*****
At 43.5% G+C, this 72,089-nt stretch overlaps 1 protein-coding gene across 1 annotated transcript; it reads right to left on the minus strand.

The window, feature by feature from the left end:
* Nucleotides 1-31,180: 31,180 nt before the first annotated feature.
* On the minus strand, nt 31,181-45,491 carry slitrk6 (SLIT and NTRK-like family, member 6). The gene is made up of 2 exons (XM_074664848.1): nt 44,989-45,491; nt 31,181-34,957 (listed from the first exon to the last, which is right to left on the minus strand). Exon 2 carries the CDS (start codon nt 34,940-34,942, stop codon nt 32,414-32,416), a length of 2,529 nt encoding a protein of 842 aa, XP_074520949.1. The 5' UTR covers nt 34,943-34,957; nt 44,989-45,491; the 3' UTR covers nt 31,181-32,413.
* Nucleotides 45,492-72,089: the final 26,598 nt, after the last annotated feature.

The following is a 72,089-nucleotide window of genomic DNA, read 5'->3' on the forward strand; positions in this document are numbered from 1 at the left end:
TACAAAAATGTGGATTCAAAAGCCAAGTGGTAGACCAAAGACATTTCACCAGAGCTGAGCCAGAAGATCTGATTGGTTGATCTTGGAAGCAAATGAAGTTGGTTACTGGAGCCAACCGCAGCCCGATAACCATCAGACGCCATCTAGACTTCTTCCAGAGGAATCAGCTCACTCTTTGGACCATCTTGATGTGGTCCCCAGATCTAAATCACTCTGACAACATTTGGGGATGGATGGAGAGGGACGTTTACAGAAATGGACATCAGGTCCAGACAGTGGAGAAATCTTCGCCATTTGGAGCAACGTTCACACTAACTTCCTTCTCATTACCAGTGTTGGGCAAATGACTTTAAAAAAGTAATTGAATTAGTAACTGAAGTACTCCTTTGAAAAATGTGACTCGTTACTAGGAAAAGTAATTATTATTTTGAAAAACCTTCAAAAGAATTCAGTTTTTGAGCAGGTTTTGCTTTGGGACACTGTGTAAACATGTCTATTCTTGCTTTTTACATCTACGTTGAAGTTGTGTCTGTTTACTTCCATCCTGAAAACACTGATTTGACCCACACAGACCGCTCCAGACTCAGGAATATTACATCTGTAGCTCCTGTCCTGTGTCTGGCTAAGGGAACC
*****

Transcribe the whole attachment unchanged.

At 43.5% G+C, this 72,089-nt stretch overlaps 1 protein-coding gene across 1 annotated transcript; it reads right to left on the minus strand.

The window, feature by feature from the left end:
* Nucleotides 1-31,180: 31,180 nt before the first annotated feature.
* On the minus strand, nt 31,181-45,491 carry slitrk6 (SLIT and NTRK-like family, member 6). The gene is made up of 2 exons (XM_074664848.1): nt 44,989-45,491; nt 31,181-34,957 (listed from the first exon to the last, which is right to left on the minus strand). Exon 2 carries the CDS (start codon nt 34,940-34,942, stop codon nt 32,414-32,416), a length of 2,529 nt encoding a protein of 842 aa, XP_074520949.1. The 5' UTR covers nt 34,943-34,957; nt 44,989-45,491; the 3' UTR covers nt 31,181-32,413.
* Nucleotides 45,492-72,089: the final 26,598 nt, after the last annotated feature.

The following is a 72,089-nucleotide window of genomic DNA, read 5'->3' on the forward strand; positions in this document are numbered from 1 at the left end:
TACAAAAATGTGGATTCAAAAGCCAAGTGGTAGACCAAAGACATTTCACCAGAGCTGAGCCAGAAGATCTGATTGGTTGATCTTGGAAGCAAATGAAGTTGGTTACTGGAGCCAACCGCAGCCCGATAACCATCAGACGCCATCTAGACTTCTTCCAGAGGAATCAGCTCACTCTTTGGACCATCTTGATGTGGTCCCCAGATCTAAATCACTCTGACAACATTTGGGGATGGATGGAGAGGGACGTTTACAGAAATGGACATCAGGTCCAGACAGTGGAGAAATCTTCGCCATTTGGAGCAACGTTCACACTAACTTCCTTCTCATTACCAGTGTTGGGCAAATGACTTTAAAAAAGTAATTGAATTAGTAACTGAAGTACTCCTTTGAAAAATGTGACTCGTTACTAGGAAAAGTAATTATTATTTTGAAAAACCTTCAAAAGAATTCAGTTTTTGAGCAGGTTTTGCTTTGGGACACTGTGTAAACATGTCTATTCTTGCTTTTTACATCTACGTTGAAGTTGTGTCTGTTTACTTCCATCCTGAAAACACTGATTTGACCCACACAGACCGCTCCAGACTCAGGAATATTACATCTGTAGCTCCTGTCCTGTGTCTGGCTAAGGGAACC